Fix your business, that is
Every once in a while, people ask about acceptance sampling plans and I get all riled up. We all know (especially in this political season) that humans are addicted to their indignation high, so here’s your fix for today.
By the time you read this, the amazingly long U.S. presidential election will be over. All U.S. citizens will be wandering around aimlessly bumping into objects, pressing their hands to the sides of their heads as the indignation poisons slowly leave their bodies, leaving them with a hangover-like malaise and an intermittent need to babble a mishmash of campaign slogans. So, to cheer you up, I present you with the rest of the story I began last month about acceptance sampling.
What purpose, if any, does Six Sigma serve in economic downturns? Full disclosure: I teach and consult in Six Sigma and related areas, and you’re reading this article because you’re interested in Six Sigma, so we may not be the most objective people to assess this, but in this article, I will do my best to find the truth.
As you read this you will, no doubt, have already made (and perhaps broken) your New Year’s resolutions. I’d like to propose one that we, as business leaders, have a special responsibility to follow and whose failure we hear about in the news almost every day.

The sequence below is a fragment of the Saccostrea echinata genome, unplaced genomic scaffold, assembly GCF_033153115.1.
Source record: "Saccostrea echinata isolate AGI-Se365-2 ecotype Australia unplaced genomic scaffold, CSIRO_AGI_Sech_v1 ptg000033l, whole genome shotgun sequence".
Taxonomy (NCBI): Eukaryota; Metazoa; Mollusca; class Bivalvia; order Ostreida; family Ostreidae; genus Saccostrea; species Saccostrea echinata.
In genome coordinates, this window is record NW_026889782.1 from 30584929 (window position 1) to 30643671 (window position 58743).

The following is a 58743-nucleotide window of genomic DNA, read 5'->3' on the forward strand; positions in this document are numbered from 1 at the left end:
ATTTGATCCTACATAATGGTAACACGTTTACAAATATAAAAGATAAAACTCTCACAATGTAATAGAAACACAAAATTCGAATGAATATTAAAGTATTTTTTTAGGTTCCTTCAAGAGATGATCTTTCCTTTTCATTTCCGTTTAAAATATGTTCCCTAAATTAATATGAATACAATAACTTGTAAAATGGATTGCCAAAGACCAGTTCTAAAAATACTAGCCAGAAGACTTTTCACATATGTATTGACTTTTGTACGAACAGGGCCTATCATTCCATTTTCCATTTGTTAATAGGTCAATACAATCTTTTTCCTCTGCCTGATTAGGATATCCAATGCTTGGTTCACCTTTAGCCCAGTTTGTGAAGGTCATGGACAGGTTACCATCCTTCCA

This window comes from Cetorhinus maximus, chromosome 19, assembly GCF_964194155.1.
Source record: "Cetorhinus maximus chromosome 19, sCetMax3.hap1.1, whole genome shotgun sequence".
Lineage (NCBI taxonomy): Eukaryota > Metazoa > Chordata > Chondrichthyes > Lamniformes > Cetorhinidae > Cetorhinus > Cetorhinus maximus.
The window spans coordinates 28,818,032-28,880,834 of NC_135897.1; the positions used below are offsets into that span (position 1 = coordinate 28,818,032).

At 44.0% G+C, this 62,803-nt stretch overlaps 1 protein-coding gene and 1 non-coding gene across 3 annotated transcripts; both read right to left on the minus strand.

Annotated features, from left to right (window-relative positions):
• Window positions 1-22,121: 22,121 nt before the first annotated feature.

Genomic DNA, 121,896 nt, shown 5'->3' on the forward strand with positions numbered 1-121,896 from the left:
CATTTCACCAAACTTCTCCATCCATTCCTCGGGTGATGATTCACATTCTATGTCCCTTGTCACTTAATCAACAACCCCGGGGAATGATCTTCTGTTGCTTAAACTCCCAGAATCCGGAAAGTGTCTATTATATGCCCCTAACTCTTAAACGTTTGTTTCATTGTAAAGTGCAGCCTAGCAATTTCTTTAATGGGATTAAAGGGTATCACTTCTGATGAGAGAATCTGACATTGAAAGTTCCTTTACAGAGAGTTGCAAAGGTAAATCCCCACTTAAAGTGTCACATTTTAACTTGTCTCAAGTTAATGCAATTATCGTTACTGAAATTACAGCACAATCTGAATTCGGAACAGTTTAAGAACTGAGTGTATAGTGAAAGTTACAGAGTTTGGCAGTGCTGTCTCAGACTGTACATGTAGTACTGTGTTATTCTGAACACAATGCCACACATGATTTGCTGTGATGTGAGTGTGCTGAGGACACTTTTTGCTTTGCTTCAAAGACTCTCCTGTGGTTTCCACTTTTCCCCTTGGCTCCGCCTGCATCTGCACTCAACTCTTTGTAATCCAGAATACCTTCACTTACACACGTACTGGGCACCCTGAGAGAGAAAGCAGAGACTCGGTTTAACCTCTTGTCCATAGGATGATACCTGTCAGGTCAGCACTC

Many people go through a point in their lives where they question the beliefs they hold most dear. Then there are those who question the entire basis for statistical process control (SPC) once they have learned the statistical basis for them. I can’t help you with the former, but I have something to say to the latter after the break.
One of the most frequent questions I get from Black Belts and Green Belts I train is about the characteristics of a good Six Sigma project, particularly a first project. Define, measure, analyze, improve, control (DMAIC) is a procedure that is useful for certain types of projects and terrible for others. What makes a good DMAIC project?
A colleague of mine made an interesting point about how we teach and learn experimental design techniques, and I thought I'd explore the subject further. He observed that the order that we teach statistics is almost exactly opposite of how one would actually use them. So this month I will describe the different tools and how they would be used in the actual order you might use them.